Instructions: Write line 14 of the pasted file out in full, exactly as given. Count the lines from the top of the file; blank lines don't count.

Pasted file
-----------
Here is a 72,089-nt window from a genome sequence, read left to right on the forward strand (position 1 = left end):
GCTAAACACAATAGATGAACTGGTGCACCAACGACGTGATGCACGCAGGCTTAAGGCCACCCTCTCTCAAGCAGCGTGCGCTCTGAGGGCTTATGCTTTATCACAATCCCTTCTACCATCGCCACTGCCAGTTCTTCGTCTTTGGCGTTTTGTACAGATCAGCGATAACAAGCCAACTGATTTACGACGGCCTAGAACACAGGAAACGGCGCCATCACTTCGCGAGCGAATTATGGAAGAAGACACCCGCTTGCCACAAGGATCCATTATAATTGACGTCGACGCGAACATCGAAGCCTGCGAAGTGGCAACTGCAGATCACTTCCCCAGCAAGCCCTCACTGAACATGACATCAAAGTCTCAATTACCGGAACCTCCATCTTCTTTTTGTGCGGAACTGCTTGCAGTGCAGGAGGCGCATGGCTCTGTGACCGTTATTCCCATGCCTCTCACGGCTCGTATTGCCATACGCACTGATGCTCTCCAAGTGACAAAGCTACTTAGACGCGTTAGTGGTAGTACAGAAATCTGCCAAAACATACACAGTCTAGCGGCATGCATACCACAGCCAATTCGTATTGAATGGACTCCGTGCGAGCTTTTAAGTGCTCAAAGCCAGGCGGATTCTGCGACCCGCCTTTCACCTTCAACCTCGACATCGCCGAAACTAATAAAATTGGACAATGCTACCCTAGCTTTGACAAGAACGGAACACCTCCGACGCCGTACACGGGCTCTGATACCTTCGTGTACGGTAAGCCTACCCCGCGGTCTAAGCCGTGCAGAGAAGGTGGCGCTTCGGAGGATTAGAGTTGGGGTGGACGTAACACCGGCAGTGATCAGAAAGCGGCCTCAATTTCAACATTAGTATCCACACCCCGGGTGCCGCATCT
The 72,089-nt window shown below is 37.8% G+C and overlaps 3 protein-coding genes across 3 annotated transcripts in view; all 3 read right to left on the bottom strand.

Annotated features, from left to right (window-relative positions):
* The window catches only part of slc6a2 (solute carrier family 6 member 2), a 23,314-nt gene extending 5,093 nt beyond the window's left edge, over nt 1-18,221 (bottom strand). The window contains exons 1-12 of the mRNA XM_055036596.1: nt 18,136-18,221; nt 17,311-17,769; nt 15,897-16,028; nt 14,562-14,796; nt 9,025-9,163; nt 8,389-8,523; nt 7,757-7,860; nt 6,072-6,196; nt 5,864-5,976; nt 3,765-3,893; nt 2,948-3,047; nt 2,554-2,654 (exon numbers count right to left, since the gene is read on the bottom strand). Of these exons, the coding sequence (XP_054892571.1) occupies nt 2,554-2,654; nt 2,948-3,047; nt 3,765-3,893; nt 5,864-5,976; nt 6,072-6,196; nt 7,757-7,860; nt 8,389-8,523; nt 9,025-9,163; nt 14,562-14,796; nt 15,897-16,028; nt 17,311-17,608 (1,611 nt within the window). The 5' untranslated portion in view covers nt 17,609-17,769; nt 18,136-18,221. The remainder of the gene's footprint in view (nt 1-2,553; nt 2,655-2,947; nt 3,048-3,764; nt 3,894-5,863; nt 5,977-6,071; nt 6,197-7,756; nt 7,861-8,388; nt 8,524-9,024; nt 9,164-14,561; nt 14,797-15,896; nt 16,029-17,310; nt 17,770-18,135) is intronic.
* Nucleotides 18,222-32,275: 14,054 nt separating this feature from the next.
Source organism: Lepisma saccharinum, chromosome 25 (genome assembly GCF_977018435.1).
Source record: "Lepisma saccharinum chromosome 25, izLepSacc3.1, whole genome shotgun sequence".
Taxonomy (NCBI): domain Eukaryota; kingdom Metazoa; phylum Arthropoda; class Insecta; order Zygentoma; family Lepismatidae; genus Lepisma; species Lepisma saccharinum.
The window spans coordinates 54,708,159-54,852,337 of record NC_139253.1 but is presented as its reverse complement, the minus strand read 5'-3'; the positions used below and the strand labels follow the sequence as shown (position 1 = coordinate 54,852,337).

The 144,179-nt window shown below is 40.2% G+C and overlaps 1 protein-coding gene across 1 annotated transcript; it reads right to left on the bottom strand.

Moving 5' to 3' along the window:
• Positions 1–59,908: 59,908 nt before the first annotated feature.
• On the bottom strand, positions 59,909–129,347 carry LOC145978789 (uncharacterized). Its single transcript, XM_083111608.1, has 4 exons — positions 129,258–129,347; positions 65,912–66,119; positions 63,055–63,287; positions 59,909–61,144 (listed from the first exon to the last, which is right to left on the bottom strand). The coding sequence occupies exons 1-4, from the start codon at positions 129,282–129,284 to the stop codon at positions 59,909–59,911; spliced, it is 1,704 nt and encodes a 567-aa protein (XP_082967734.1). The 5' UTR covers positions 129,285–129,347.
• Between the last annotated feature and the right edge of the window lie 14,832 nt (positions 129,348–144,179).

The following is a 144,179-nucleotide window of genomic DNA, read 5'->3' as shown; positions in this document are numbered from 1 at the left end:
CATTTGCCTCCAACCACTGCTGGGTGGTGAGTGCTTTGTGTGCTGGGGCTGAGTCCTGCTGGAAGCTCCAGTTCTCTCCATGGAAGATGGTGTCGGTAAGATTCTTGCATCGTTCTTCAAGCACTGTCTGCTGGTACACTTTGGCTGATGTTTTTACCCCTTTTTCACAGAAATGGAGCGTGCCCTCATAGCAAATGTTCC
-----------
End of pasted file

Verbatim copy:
• On the bottom strand, positions 59,909–129,347 carry LOC145978789 (uncharacterized). Its single transcript, XM_083111608.1, has 4 exons — positions 129,258–129,347; positions 65,912–66,119; positions 63,055–63,287; positions 59,909–61,144 (listed from the first exon to the last, which is right to left on the bottom strand). The coding sequence occupies exons 1-4, from the start codon at positions 129,282–129,284 to the stop codon at positions 59,909–59,911; spliced, it is 1,704 nt and encodes a 567-aa protein (XP_082967734.1). The 5' UTR covers positions 129,285–129,347.